Laurier’s Waterloo campus has been officially designated a “Bee Campus” by Bee City Canada. Laurier is the ninth post-secondary campus in Canada and the first in Waterloo Region to be recognized for a dedicated commitment to helping protect and support pollinators.
Insect populations are declining around the globe, a significant concern considering about 90 per cent of flowering plants on Earth depend on insect pollination. Threats to wild bees, which provide important pollination services, include habitat loss, pesticide exposure and climate change.
Bee City Canada, a charitable organization, is trying to combat this decline by inspiring cities, towns, Indigenous communities, schools and businesses to proactively protect pollinators. Kitchener, Waterloo and Wellesley Township were recently designated as Bee Cities. In September, Waterloo Regional Council voted unanimously to become Canada’s first Bee Region.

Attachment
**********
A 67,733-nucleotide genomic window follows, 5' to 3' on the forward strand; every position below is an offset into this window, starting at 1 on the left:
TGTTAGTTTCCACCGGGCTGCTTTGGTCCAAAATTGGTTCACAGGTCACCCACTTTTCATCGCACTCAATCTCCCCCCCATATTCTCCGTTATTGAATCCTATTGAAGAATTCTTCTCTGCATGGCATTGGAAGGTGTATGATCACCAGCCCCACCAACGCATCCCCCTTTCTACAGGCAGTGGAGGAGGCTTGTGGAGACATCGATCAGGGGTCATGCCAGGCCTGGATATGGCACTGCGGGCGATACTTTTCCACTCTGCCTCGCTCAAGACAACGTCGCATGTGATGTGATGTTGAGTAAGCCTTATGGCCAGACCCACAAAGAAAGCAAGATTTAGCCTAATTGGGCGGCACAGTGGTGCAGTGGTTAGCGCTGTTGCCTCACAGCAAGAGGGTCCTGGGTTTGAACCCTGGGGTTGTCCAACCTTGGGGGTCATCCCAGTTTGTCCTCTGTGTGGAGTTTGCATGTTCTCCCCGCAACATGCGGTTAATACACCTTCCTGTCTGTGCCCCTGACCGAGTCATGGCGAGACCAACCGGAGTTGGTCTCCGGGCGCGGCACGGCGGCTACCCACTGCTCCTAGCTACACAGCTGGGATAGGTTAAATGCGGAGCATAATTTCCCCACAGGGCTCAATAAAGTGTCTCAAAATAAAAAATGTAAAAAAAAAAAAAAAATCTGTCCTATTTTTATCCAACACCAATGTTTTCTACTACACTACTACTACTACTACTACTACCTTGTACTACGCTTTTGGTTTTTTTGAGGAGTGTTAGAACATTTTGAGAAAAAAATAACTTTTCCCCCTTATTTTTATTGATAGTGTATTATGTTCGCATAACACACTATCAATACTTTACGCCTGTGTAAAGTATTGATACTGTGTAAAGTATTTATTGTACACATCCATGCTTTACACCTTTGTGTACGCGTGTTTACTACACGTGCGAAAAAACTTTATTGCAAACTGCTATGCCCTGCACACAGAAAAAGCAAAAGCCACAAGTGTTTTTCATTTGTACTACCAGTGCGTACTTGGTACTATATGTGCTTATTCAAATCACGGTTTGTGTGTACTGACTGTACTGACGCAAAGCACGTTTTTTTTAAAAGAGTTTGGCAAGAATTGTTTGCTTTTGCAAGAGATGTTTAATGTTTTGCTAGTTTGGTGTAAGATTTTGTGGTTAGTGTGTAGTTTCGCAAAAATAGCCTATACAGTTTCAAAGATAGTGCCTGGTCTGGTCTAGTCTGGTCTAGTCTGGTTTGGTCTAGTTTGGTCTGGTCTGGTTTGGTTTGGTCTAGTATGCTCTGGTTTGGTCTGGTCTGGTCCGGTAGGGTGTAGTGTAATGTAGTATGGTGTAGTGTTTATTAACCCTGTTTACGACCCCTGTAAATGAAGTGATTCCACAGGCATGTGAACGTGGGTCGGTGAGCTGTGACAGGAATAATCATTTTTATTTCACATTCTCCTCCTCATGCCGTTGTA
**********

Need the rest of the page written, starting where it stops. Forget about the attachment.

Laurier has been a friend to bees dating to its introduction of on-campus honeybee colonies in 2017. The university’s latest efforts – prioritized in its Sustainability Action Plan – focus on planting pollinator-friendly plants and habitat to support wild bee populations, particularly those considered vulnerable or at risk.
“The decision to focus on supporting native bees is based on current research that shows this is where efforts should be centred from a conservation perspective,” said Jennifer Marshman, PhD candidate in Laurier’s Department of Geography and Environmental Studies and a key participant in Laurier’s bid to become a Bee Campus.